Joyce Manor return this week with Cody, their fourth album and first with producer Rob Schnapf. Rob's probably best known for his several collaborations with Elliott Smith, but more direct precedents for Cody include his role as producer on Saves the Day's Stay What You Are and In Reverie, and The Anniversary's Your Majesty -- albums where a punk/emo band wanted to branch out and go in new directions, all while sounding warmer and brighter than ever. Cody does this too, and it's likely going to have more people than ever saying that this pop punk band wrote an indie rock record. The band is actually already saying it themselves. "I feel like it’s definitely more indie rock and less pure, unadulterated pop-punk," singer Barry Johnson told CLRVYNT. It's also the rare record that manages to retain most of what fans already love about the band -- and Joyce Manor have some pretty diehard fans -- while exploring new ground. It's the best album yet by a band that already proved themselves. And it may very well be the best rock album of 2016 released thus far.

If Cody does get a rep for being Joyce Manor's indie rock record, it's not like this came out of nowhere. They perfected the melodic punk formula right off the bat with their 2011 self-titled debut LP, an album that's about as good as melodic punk albums come. For years to come, it's gonna go down as some kid's Dookie or Dude Ranch or Milo Goes to College or Your Favorite Weapon. "Constant Headache" is already punk rock canon. Instead of trying to make a better punk album, a year later they hooked up with Deafheaven producer Jack Shirley and made the nine-song, 13-minute Of All Things I Will Soon Grow Tired. Some songs combined the lo-fi brevity of Guided by Voices with Jawbreaker-like punk anthems. One had a drum machine ("See How Tame I Can Be"). Another borrowed crooning jangle pop from The Smiths ("Bride of Usher"). There's two minute-long acoustic songs, and there's a punked-up cover of "Video Killed The Radio Star." It's a raw, eccentric, challenging record, and the band mostly disowns it (though they sometimes change up a couple of its songs and play them live). It's the Pinkerton to Joyce Manor's Blue Album.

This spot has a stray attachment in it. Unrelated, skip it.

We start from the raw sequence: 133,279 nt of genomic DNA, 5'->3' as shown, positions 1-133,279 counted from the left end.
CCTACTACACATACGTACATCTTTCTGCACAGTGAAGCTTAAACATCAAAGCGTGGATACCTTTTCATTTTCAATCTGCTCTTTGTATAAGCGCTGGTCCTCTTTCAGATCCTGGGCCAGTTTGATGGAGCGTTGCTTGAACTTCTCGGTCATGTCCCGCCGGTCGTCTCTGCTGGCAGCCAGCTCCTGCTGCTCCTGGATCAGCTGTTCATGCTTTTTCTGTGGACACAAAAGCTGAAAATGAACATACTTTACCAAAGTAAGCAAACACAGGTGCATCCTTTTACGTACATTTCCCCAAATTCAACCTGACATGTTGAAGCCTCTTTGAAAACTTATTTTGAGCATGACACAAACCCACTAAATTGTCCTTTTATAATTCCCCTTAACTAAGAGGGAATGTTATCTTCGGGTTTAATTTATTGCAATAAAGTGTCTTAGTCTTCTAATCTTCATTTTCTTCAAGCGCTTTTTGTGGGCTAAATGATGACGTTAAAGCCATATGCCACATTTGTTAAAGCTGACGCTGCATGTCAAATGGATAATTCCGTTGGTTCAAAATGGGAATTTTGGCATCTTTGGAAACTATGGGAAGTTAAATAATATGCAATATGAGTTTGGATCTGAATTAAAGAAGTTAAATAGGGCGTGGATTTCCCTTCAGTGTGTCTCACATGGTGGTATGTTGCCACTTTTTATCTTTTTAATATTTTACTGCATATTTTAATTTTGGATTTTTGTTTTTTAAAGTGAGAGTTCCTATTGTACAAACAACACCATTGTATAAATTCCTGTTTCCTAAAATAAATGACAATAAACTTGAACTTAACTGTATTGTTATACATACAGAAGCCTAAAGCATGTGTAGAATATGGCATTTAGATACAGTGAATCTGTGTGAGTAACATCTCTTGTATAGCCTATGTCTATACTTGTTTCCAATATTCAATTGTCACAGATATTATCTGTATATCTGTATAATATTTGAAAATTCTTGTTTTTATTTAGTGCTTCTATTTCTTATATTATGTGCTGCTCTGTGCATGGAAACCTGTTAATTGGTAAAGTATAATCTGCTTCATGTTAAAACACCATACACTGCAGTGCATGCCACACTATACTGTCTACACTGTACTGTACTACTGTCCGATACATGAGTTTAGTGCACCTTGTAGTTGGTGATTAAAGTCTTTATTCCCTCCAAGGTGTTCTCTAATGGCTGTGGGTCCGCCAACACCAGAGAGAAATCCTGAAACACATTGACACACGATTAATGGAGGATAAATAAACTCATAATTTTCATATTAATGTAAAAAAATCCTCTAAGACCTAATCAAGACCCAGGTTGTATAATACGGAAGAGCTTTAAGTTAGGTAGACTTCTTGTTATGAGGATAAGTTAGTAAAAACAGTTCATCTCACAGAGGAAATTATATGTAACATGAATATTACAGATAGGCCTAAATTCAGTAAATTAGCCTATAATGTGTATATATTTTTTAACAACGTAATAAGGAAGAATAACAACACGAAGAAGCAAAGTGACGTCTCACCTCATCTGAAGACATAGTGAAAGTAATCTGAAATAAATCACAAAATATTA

Of All Things didn't really make too much of an impact when it came out, because Joyce Manor's punk fanbase would rather hear the old stuff and the people who would have liked Of All Things weren't listening to it. It came out in 2012, the same year critically-adored indie rock bands Cloud Nothings and Japandroids made major breakthroughs with punk/emo-ish records (not to mention Titus Andronicus dropped the underrated and likeminded Local Business), and Joyce Manor were giving them all a run for their money. They had the catharsis of Japandroids, the self-deprecating rock star frontman of Titus, and the Weezery-but-kinda-dissonant songs of Cloud Nothings. The only real difference between them was that those three bands came up winning over aging music critics at hiply curated shows and Joyce Manor came up winning over kids at punk houses.